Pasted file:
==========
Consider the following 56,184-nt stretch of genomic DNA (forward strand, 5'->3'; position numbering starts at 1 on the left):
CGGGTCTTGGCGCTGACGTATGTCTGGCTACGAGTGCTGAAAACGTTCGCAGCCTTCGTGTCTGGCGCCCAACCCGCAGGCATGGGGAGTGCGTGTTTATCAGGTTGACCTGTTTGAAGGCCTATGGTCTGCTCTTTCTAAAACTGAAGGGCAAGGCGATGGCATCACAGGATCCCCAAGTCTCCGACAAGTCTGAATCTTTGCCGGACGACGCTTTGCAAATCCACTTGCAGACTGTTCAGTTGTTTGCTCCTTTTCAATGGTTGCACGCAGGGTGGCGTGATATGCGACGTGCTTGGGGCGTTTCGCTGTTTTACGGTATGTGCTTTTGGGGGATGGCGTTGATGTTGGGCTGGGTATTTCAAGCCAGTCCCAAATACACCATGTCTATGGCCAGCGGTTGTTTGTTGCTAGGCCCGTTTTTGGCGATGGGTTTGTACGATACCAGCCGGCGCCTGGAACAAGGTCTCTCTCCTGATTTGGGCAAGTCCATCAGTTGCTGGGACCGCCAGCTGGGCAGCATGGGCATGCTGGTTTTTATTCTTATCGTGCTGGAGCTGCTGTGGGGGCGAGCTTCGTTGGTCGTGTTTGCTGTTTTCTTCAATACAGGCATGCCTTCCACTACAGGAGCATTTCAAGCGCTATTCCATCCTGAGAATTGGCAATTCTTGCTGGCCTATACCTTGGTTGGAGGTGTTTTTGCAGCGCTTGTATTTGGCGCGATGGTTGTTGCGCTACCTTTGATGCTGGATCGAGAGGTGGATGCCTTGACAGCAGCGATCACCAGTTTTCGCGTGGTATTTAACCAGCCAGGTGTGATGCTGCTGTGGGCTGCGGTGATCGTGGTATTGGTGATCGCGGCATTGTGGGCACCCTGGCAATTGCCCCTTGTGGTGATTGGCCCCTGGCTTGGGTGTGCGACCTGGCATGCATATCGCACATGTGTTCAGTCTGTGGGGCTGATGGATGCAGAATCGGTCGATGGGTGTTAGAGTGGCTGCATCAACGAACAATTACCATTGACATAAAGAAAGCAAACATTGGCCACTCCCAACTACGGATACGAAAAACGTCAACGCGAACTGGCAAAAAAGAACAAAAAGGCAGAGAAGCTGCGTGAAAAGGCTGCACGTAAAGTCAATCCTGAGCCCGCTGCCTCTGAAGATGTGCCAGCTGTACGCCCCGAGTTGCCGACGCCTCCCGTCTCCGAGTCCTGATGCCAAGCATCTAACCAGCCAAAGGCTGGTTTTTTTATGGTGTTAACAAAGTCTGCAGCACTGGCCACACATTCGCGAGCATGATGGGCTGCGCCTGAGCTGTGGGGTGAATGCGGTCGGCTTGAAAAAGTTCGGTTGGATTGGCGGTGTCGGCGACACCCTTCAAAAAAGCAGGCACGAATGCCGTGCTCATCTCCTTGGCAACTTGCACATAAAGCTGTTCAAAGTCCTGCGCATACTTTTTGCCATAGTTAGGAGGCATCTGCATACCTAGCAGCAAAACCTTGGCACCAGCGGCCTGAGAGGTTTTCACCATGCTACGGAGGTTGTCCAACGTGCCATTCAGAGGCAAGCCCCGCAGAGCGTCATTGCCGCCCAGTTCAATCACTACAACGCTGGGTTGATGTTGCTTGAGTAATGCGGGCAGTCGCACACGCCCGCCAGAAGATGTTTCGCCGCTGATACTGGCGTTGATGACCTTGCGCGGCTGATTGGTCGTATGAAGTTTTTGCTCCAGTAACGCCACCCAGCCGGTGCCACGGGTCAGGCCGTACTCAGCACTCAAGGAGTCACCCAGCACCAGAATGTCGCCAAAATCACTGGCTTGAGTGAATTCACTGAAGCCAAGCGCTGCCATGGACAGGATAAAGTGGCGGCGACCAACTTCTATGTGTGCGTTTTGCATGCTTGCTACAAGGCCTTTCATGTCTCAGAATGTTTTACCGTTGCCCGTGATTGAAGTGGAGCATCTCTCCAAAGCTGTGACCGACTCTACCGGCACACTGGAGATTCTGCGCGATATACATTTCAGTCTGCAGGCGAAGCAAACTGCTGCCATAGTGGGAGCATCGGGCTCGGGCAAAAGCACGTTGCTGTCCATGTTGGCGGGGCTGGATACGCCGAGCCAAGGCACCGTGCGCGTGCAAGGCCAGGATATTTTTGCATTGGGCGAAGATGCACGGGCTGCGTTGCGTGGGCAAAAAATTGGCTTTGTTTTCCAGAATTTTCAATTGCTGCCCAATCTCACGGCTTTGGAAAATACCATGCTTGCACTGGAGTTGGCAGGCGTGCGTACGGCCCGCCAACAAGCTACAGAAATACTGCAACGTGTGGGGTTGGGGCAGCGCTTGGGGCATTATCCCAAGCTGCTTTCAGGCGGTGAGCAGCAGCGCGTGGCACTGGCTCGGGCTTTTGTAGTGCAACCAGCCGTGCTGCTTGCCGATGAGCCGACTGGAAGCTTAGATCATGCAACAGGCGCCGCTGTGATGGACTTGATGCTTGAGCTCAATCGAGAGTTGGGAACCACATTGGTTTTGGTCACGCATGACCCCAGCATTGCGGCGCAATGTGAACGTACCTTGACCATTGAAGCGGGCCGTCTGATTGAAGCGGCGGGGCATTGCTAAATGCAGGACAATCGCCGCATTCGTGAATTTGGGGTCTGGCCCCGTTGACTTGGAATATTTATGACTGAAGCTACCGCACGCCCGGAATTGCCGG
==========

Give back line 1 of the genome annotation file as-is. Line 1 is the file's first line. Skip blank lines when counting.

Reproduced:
Consider the following 56,184-nt stretch of genomic DNA (forward strand, 5'->3'; position numbering starts at 1 on the left):